‘Ever Forward’; To Her Future

Anthony Dellamura | Marlin Chronicle

By Kayla Brown

Making a mark here at Virginia Wesleyan seemed easy for Alaskan-born freshman Mary-Rae Ratigan, who is from Franklin, Virginia. She finds it easy to adjust to new surroundings.
“I moved around a lot, since both of my parents are in the military,” said Ratigan.
Her mother is currently in the Air Force, and her father is in the Army. She said that it was “a breeze” for her to become involved on campus, since she is so accustomed to change.
Ratigan is a Wesleyan Ambassador, a member of Sigma Sigma Sigma, a delegate for our Panhellenic Council and the Manager of Culture and Learning for the Wesleyan Activities Council. In her rare spare time, she enjoys listening to music, dancing and watching Netflix. However, for the most part, she prefers to stay busy.
“I like making an impact on someone’s day, and I know that I can achieve that by being involved,” said Ratigan.
Her strong work ethic and dedication to doing what she loves is visible to those around her.
“She’s always on time, a hard worker, dependable, and comes to work with a smile,” said Bradford Jones, assistant director of admissions.
“Without a doubt, I knew that this school was for me,” said Ratigan.
She was initially given information about Virginia Wesleyan with the help of her guidance counselor in high school and she’s been in love with the Marlin community ever since.
“I feel more than just a number here at Virginia Wesleyan,” said Ratigan.
She knew that this was the perfect place for her to become involved, and branch out in a variety of clubs and organizations looking for members. Ratigan took the initiative and obtained leadership positions in multiple organizations within her first semester.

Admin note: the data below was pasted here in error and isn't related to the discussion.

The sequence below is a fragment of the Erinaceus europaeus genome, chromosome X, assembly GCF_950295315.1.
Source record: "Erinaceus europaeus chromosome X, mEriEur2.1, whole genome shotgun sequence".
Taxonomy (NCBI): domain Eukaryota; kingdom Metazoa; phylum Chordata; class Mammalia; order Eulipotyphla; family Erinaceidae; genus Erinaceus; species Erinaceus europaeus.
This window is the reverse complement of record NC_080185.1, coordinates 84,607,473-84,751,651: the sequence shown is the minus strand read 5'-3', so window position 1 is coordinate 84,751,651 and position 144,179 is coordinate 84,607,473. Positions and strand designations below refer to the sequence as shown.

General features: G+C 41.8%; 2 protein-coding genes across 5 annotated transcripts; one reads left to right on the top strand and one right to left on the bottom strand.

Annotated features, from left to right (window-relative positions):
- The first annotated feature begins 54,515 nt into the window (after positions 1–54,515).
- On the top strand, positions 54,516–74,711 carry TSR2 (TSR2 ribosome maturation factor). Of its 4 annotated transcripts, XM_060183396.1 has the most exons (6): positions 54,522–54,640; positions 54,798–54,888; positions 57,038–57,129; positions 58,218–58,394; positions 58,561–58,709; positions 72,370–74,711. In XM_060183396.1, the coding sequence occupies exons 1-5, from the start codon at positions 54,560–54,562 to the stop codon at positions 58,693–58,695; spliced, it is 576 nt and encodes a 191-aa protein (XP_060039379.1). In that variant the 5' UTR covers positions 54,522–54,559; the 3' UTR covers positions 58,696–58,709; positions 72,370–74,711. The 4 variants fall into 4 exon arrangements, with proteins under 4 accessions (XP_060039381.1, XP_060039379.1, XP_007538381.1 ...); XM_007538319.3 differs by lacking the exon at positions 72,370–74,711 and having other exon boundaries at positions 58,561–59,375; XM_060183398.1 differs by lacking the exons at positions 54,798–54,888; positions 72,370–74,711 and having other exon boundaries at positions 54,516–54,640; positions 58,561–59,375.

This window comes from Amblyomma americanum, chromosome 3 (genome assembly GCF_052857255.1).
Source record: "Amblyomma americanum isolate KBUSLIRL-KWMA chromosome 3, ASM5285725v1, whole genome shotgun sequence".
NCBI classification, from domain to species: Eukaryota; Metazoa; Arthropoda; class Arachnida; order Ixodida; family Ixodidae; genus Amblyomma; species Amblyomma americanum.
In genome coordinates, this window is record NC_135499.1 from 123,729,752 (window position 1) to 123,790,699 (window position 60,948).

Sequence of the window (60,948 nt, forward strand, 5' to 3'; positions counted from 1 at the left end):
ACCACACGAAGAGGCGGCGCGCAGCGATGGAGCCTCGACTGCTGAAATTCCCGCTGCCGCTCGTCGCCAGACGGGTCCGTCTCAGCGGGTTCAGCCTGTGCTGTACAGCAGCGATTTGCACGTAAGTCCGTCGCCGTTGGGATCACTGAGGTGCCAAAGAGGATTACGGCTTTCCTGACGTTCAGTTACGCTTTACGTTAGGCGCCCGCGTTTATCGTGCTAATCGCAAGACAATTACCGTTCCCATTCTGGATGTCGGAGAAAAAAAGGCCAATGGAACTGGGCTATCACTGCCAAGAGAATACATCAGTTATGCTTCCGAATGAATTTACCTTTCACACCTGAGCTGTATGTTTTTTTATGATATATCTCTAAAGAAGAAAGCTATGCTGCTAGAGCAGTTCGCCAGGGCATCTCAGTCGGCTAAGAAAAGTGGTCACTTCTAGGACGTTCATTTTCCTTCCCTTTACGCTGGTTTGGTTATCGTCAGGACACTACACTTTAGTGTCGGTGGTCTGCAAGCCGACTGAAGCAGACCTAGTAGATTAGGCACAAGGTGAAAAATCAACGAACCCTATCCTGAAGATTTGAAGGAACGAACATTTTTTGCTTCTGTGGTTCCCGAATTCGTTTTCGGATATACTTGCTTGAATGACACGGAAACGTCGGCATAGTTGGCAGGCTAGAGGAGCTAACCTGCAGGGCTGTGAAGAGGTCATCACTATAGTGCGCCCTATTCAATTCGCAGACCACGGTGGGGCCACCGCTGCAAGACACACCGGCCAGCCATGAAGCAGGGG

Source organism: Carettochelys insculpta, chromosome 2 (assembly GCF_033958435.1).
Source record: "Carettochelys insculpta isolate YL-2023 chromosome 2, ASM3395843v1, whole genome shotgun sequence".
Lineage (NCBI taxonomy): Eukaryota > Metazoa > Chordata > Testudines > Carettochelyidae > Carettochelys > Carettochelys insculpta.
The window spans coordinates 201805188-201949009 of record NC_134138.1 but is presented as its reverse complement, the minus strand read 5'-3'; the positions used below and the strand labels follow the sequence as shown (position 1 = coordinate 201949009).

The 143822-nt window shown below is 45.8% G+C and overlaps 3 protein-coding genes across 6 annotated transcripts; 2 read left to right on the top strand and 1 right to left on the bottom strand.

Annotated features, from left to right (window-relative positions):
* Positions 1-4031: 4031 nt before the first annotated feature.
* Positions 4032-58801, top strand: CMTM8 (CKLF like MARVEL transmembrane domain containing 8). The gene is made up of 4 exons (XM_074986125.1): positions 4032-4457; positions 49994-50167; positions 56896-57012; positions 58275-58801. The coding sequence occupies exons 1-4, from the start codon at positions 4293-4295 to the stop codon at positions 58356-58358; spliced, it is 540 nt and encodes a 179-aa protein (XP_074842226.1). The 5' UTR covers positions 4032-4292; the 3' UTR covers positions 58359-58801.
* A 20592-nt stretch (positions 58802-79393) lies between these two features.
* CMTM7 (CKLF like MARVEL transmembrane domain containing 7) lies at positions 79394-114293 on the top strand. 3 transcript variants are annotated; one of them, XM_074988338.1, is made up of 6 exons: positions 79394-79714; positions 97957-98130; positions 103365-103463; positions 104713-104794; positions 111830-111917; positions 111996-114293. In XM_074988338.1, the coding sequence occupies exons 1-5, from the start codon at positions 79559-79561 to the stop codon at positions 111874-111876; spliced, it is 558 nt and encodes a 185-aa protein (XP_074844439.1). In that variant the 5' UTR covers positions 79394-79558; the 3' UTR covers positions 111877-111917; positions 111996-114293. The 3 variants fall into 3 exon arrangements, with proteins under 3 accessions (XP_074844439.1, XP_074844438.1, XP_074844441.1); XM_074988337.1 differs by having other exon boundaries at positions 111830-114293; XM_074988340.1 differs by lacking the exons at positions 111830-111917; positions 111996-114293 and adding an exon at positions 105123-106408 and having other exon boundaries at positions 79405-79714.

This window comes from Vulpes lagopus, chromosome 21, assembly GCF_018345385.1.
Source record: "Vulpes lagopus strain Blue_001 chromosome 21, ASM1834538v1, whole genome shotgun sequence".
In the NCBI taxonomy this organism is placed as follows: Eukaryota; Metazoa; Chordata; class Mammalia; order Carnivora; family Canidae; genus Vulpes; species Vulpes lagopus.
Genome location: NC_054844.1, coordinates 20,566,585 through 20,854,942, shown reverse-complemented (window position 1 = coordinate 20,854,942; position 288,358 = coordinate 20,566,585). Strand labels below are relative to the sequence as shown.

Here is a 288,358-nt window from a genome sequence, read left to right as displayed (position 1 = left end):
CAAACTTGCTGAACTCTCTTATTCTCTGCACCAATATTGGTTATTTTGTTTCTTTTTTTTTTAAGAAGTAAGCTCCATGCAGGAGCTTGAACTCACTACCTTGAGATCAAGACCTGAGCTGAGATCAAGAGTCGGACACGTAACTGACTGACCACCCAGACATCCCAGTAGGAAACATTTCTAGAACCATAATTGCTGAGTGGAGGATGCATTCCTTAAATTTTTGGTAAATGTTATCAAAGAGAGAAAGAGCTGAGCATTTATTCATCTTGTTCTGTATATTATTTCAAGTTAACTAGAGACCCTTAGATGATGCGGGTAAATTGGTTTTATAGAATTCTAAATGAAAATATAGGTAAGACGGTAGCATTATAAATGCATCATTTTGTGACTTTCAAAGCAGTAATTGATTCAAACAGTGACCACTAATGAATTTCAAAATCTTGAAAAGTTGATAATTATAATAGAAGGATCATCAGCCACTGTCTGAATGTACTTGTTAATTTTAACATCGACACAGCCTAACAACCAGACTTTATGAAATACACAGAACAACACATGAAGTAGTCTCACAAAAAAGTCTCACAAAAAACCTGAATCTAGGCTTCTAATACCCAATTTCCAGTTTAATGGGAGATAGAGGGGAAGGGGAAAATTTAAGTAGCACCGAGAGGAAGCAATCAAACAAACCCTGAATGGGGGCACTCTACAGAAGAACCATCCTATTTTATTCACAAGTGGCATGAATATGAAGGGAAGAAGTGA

“You’ll always see her on campus doing something, because she’s involved in everything,” said freshman Michael McOsker. He described Ratigan as being “reliable, supportive, outgoing, fun and enthusiastic.”
“She’s one of those people who will volunteer to do something, when others are sitting there quietly,” said McOsker.
Not only has her family’s military background and her enjoyment of engaging with others help prepare her for college, but the health challenges she faced and conquered early on in life have as well.
“I remember this day like it was yesterday, because my life forever changed after that,” said Ratigan. On January 19, 2005, she discovered that she had Type 1 Diabetes. This form of diabetes develops when one’s body doesn’t produce enough insulin to keep one’s blood sugar at a normal level. “I was really sluggish for nearly a month, and I didn’t know what was wrong,” said Ratigan. That’s when she went to the hospital, and found out that her blood sugar was over 500, which is above the normal level.
Despite the life-changing news, Ratigan remained optimistic about her recent health problem. “I don’t think I’d be where I am, if I didn’t have to deal with having diabetes,” said Ratigan.
Being diagnosed as a diabetic at the age of 8 has helped her learn the importance of responsibility at an early age. “I’m the only one who can take care of my body, and it’s up to me to be responsible for it,” said Ratigan. She eats the proper foods and keeps track of her sugar intake, to ensure that her blood sugar level remains at a content level.
She also uses an insulin pump, which she’s had for about 4 years now. This gives her insulin at all times and allows her to keep her blood sugar under control by providing insulin through a tube attached to her stomach. “People have asked me if it’s a pager, or a cell phone, since it goes off to alert me,” said Ratigan, laughing. It alerts her when her blood sugar is over the normal level, and it also allows her to program the foods she eats.
Not only is Ratigan serving the campus community through involvement, but she is also excelling academically. She was on the Dean’s List for the fall 2014 semester. She is looking forward to making an impact on those around her, and is excited to see what her future at Virginia Wesleyan has waiting for her.
“Even though I am involved, I still remain focused on my grades,” said Ratigan.